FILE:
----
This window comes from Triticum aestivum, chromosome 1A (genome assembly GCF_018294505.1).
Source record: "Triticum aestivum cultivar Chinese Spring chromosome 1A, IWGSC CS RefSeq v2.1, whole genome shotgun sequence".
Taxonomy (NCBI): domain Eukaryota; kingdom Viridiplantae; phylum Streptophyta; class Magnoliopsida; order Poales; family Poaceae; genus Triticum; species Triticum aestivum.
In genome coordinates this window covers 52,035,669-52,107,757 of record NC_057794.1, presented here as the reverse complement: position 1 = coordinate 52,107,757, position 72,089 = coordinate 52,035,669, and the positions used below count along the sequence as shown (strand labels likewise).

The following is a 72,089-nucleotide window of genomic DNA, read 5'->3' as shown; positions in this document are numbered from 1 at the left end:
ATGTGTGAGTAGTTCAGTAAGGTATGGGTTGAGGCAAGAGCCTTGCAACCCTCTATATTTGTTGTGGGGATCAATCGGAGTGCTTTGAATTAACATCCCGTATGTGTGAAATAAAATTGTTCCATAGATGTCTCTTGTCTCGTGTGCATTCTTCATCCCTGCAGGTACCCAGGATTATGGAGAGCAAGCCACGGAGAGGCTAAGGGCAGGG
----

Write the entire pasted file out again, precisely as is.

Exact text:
This window comes from Triticum aestivum, chromosome 1A (genome assembly GCF_018294505.1).
Source record: "Triticum aestivum cultivar Chinese Spring chromosome 1A, IWGSC CS RefSeq v2.1, whole genome shotgun sequence".
Taxonomy (NCBI): domain Eukaryota; kingdom Viridiplantae; phylum Streptophyta; class Magnoliopsida; order Poales; family Poaceae; genus Triticum; species Triticum aestivum.
In genome coordinates this window covers 52,035,669-52,107,757 of record NC_057794.1, presented here as the reverse complement: position 1 = coordinate 52,107,757, position 72,089 = coordinate 52,035,669, and the positions used below count along the sequence as shown (strand labels likewise).

The following is a 72,089-nucleotide window of genomic DNA, read 5'->3' as shown; positions in this document are numbered from 1 at the left end:
ATGTGTGAGTAGTTCAGTAAGGTATGGGTTGAGGCAAGAGCCTTGCAACCCTCTATATTTGTTGTGGGGATCAATCGGAGTGCTTTGAATTAACATCCCGTATGTGTGAAATAAAATTGTTCCATAGATGTCTCTTGTCTCGTGTGCATTCTTCATCCCTGCAGGTACCCAGGATTATGGAGAGCAAGCCACGGAGAGGCTAAGGGCAGGG